How one Vermonter found herself on the path to net zero

4 min read

Five years ago, Karen Correll and her husband David were already on the path to make their Rutland home net zero, but they didn’t know it at the time. Net zero is the balance between the power a home needs and the renewable energy you can generate to match the need. With new heating technology and lower-cost renewable energy systems, any home can get to net zero. Karen and David’s starting point was an offer from Green Mountain Power to complete an energy audit and a blower door test to see how they could save energy in their home.

They weren’t sure what they would find, but they were hopeful. Their home was using around 800 gallons of fuel oil a year at the time – Karen recalls it costing over $3000 per year to heat the home.  “I hate having the furnace on,” Karen mused this fall.

Green Mountain Power recommended two solutions to the Corrells: 1) install a heat pump heating and cooling system to reduce their reliance on the furnace; and 2) complete a comprehensive weatherization project to keep more of the heat they were using inside the home and make it more comfortable.

These weren’t the first steps they’d taken on the Path to Net Zero. They’d started replacing their incandescent lightbulbs with LEDs several years before. When they’d made those changes, and when they decided to move forward on the heat pump installation and the weatherization project, it wasn’t with a goal of going net zero. It was about knowing they’d pay less and be more comfortable.

“We weren’t on a mission to go green, necessarily. But that has been an added bonus of the work we did. We just wanted a more comfortable home that we could enjoy while lowering the cost of living in Vermont.”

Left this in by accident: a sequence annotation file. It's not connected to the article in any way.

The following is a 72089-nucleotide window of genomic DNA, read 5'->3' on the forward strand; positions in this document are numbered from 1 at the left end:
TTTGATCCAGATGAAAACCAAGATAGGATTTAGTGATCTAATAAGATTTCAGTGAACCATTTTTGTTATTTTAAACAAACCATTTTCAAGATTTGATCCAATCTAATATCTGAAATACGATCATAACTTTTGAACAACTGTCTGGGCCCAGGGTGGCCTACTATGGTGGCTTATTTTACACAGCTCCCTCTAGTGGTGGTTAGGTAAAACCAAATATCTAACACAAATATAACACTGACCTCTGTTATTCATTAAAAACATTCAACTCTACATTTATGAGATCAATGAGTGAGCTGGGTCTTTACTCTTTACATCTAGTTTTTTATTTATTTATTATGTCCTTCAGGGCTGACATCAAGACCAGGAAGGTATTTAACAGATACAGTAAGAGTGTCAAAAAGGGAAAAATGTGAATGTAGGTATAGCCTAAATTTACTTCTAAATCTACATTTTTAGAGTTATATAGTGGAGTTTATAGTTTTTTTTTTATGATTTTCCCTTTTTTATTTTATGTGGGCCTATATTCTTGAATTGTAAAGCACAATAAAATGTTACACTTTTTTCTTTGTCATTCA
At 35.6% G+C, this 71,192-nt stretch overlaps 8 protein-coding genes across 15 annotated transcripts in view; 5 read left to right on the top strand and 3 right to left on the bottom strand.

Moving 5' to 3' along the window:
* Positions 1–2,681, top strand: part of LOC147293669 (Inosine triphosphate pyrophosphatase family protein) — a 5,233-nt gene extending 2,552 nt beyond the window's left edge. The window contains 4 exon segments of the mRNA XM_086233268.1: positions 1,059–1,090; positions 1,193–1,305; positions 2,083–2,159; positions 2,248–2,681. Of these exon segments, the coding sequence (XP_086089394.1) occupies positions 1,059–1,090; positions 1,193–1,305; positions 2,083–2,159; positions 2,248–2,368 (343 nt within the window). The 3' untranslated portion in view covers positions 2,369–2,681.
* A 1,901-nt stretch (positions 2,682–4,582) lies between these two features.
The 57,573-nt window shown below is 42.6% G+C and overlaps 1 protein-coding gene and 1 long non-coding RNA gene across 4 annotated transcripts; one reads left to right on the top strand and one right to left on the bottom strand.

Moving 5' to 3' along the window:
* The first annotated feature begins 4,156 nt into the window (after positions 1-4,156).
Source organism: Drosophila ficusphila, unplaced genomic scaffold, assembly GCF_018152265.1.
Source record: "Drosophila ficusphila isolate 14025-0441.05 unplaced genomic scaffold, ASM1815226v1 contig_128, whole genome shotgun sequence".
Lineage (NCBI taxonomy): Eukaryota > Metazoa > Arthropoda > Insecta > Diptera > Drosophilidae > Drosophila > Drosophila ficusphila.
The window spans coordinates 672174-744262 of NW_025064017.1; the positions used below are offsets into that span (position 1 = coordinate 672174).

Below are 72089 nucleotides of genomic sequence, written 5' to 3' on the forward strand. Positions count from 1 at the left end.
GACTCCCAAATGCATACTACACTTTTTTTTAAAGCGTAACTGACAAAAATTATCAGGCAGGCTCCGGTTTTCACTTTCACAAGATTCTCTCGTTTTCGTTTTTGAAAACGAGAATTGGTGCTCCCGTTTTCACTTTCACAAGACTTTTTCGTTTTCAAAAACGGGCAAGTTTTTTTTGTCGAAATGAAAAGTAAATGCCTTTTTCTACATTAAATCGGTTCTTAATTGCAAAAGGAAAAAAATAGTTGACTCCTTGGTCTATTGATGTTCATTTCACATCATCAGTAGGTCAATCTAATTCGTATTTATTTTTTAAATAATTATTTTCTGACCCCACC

Karen Correll, Homeowner

Karen connected with Efficiency Vermont to identify a contractor in our Efficiency Excellence Network who could complete the weatherization project. Karen worked with Vermont Energy Works and HEAT Squad to insulate the basement and attic, and air seal the entire building. Vermont Energy Works also recommended installing a programmable thermostat to help manage the two heat sources and keep the home at a comfortable temperature. They also recommended replacing an older, less efficient bathroom fan with a newer model. The more efficient ventilation would help keep the air fresh once the home was tighter.

Karen never looked back. The year after the projects were completed, the home used just 150 gallons of fuel oil. That’s a lot of savings, but the big takeaway? “We’re comfortable in our home. We feel the difference every day – it’s the best thing we did.” Because heat pumps work most efficiently when you don’t adjust the temperature too often (the “set it and forget it” model), their house is warmer than it was with the furnace alone. And the weatherization keeps that heat inside, so even though it’s warmer in the house, they’re still burning less fossil fuel.

Comfort throughout summer and winter

The biggest surprise for them was the next summer. Karen and David had gotten used to carting in a window air conditioner every summer to keep their home livable in the hottest months of the year. That year, they left the heat pump on.

"The humidity dropped immediately – it was so comfortable! And the cool air from the heat pump makes the house a great reprieve from the heat."

They were convinced. Karen and David decided to reduce their fuel bill as much as they could by replacing their water heater with a heat pump water heater. In addition to saving on fuel, the heat pump water heater allowed them to get rid of the dehumidifier they’d had to keep in the basement previously. Now they’re unexpectedly able to dry clothes on a rack in the basement using the dehumidifying effect of the heat pump water heater. And it’s not just heating – the couple looks for energy saving opportunities by seeking out ENERGY STAR® appliances whenever they need a replacement.

What’s next for Karen and David? “We really want to eliminate the furnace entirely. We hope to add a second heat pump that expands the heat to the upstairs. It’ll be a great day when we can eventually remove both the furnace and the fuel tank from the house altogether.”

While it’s still recommended to keep a back-up heating system when you have heat pumps, by taking advantage of Green Mountain Power’s renewable grid (already 60% renewable and 90% carbon free), the Corrells are well on their way down the path to net zero.